From: Vera Pravdova [mailto:firstname.lastname@example.org]
Sent: Thursday, June 18, 2015, 4:56 p.m.
Re: A very good article! (forwarded Tuesday night)
I’m forwarding you these two articles (Alpizar, Ravsberg) with the intention of distributing them to as many people as possible, since we should immediately demand the enforcement of laws protecting plants and animals, the urgent creation of new laws in this area, and the imposition of severe punishments on all violators.
Colleagues, can anyone disagree with the ideas expressed in this article? Unfortunately, there are no laws in our country protecting animals from abuse, as there are in other countries.
In the countries where such laws exist there are parliaments. Parliaments legislate, making the laws. And parliaments are composed of deputies.
Those deputies were chosen in elections and have commitments to those who elected them. These laws exist because the deputies proposed and approved them, and thus the officials are obligated to abide by them. These laws exist because the deputies in those countries know that they must fulfill their commitments to the voters.
Having commitments to voters does not mean that they are only accountable for their promises. The elected members, above all, have to respond to the concerns and demands of the voters, even in an electoral system such as ours, where there are no pre-election promises.
Because they were elected and have commitments to their constituents, those deputies don’t wait around until some minister or official proposes a law to approve it, as happens in our system (I say “approve” speaking of us, because I don’t remember any case where our deputies have rejected a proposal by the government, as does happen in other countries).
Those deputies initiate legislation, as delegated to them by the Constitution, the supreme law of a nation, which no official, minister, or even president can ignore, upon pain of dismissal.
Our Constitution also gives to the deputies, as representatives of the people, the legislative initiative. But I have not the slightest recollection of any law that arose at the initiative of our deputies.
(But I do have infinite memories of officials at all levels violating the Constitution, without any deputy, who is sworn to defend it, ever confronting them. But I digress.)
It is simply time for us to demand that Cuban deputies exercise the legislative initiative in the National Assembly. They are required to listen to us and comply with our mandate. Just as we have the right not to vote for them if they do not carry out that for which they were elected, including initiating laws.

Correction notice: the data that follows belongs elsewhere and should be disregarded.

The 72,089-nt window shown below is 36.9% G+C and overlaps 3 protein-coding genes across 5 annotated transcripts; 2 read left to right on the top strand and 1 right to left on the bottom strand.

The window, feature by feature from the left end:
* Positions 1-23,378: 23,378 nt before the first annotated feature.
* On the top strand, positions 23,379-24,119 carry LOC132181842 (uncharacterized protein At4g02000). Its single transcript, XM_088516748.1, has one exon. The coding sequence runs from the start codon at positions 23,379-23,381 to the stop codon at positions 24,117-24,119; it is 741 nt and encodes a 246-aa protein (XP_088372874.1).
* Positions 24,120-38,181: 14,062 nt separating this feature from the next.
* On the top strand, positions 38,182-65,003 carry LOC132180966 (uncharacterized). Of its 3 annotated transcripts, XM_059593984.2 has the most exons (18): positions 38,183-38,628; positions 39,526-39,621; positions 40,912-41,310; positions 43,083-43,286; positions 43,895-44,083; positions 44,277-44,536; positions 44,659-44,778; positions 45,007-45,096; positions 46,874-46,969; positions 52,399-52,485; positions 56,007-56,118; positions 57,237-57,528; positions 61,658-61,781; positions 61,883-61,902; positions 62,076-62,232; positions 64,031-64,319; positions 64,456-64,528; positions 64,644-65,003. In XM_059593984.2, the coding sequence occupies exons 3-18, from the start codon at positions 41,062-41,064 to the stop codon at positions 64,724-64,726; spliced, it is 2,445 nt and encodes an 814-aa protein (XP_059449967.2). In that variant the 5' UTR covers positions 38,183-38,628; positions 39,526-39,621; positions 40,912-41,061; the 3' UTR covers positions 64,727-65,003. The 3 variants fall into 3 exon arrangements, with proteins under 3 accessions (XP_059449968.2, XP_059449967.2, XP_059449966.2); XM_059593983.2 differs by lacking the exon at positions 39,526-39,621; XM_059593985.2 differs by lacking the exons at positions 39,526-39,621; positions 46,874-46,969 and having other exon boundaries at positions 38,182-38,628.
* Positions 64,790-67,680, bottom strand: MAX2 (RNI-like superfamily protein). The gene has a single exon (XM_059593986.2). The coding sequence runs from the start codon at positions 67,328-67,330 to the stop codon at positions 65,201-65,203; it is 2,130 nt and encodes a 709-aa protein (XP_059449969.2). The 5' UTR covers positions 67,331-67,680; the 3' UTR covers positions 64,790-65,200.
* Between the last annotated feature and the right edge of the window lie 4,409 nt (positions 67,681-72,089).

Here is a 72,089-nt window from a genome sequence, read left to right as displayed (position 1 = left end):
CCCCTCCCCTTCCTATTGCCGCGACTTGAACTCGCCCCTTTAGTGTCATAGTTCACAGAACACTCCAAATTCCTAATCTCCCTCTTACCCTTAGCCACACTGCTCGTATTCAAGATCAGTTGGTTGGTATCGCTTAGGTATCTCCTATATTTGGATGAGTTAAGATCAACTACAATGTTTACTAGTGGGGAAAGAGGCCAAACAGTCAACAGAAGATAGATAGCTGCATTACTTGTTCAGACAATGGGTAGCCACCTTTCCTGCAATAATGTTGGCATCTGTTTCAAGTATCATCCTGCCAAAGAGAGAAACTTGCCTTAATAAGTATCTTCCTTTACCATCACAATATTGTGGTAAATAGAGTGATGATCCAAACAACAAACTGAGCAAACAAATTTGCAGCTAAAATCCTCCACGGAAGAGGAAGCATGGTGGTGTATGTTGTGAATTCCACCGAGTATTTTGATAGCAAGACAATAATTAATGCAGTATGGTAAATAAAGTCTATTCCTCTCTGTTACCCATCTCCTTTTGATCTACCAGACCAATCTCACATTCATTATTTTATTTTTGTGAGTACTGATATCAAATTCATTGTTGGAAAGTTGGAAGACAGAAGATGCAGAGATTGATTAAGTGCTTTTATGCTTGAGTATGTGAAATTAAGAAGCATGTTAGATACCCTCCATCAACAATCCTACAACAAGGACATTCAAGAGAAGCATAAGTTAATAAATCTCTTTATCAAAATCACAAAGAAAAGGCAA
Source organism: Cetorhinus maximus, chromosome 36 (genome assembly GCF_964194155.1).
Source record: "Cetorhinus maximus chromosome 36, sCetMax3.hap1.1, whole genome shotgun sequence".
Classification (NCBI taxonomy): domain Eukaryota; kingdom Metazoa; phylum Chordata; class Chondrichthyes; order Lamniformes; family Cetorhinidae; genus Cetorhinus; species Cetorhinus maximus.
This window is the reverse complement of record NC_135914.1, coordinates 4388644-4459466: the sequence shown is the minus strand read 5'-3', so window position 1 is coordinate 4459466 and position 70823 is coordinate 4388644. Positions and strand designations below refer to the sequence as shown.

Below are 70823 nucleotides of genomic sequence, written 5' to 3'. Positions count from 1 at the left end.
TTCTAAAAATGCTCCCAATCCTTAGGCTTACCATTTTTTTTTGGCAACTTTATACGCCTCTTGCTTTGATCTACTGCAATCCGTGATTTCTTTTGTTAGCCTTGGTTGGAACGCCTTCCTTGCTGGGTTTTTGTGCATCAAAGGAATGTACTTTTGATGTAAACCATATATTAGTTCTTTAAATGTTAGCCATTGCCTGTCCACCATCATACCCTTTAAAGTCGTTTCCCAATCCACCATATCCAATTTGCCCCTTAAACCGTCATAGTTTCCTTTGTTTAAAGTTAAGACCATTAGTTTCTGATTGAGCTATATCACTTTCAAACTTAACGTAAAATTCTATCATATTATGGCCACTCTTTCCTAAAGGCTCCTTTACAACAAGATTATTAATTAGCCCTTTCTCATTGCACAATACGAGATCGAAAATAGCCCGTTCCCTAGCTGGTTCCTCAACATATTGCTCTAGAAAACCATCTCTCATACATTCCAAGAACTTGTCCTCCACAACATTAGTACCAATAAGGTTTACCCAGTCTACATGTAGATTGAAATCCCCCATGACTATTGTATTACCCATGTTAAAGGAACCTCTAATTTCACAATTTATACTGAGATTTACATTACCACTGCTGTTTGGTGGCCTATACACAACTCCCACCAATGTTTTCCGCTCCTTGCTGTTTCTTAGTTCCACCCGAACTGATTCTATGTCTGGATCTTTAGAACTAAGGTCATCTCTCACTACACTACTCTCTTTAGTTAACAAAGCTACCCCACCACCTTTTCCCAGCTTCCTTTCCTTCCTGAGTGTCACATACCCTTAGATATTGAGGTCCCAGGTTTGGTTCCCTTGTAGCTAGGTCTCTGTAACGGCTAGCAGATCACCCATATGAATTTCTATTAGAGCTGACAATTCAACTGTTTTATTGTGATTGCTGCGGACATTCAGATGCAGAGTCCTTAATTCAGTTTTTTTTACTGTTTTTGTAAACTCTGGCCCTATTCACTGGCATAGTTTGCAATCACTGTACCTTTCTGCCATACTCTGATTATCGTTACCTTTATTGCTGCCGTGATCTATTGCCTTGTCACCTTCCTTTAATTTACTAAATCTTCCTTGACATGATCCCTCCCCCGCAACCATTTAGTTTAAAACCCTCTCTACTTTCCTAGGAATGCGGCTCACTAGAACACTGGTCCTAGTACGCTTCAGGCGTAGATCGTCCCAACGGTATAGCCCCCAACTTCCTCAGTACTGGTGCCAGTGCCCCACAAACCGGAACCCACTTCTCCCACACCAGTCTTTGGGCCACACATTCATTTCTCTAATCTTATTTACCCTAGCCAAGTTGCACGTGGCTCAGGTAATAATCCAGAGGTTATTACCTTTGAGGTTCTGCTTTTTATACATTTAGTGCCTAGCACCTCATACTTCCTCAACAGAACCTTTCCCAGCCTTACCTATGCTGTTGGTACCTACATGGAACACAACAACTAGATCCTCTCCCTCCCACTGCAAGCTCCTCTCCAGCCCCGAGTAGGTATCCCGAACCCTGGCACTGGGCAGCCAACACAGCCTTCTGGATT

We have no reason to follow this or that official around trying in vain to get his attention. The official doesn’t answer to us, but to his boss. The deputy, however, does answer to us; we are the ones who elected him. We should demand this of him (which we don’t).
To begin with, we should get in touch with our deputies, who were elected by our neighborhoods, and demand that they satisfy that for which they were elected, or we will withdraw our support. It is all too common in the city for us not to know who our deputies are or how to contact them directly: they are just three names that we’ve been told to vote for (because they are all worthy).
But we, the members of UNEAC (National Union of Writers and Artists of Cuba), have deputies that we know, who belong to the organization, our colleagues, who represent the intellectual sector in the National Assembly.
So in all of our meetings let us demand that these deputies fulfill what they were elected for. And let us be clear: If you do not represent us you have no reason to stand for election on our behalf.
Let us demand that the deputies who represent UNEAC propose at the next session of the National Assembly not merely the law on protection of animals that is so justly sought.
Let us also demand that they submit to the next Assembly the Film Act, the Consumer Protection Act, the amendment to the Law on Associations . . . and many other legal instruments that our country needs urgently to create or revise.
And that they meet with us (when I say us I don’t mean only the National Council of UNEAC) before going to the National Assembly, to take note of our ideas, as people who work and think like we do, and take to the Assembly our concerns and proposals about the short and long-term future of our country.
Including, of course, the concern that many have expressed about the idea of filling Cuba with golf courses, a threat to our ecology and, in the not very long term, to our economy.
Other members of other sectors of the population should do the same with the deputies these agencies put forward for election, but that’s their business. We at UNEAC are obligated and able to work on legislative initiatives for the deputies we elect to present on behalf of our industry. Or to not re-elect them.
For now, why don’t we make a list of the current deputies put forward by UNEAC?
Let’s start there and write (everyone!) to their electronic addresses, sending our proposals, so no one can say they were unaware of them.
Let’s also push for the deputies of the arts sector to meet with us to talk face-to-face about the country’s problems.
Undoubtedly some of you smiled and thought that what I have written is pure idealism, but … does anyone have a better idea? Let’s try this. Demand that our deputies submit our ideas to the National Assembly. These are not parochial ideas, they relate to everyone.
18 June 2015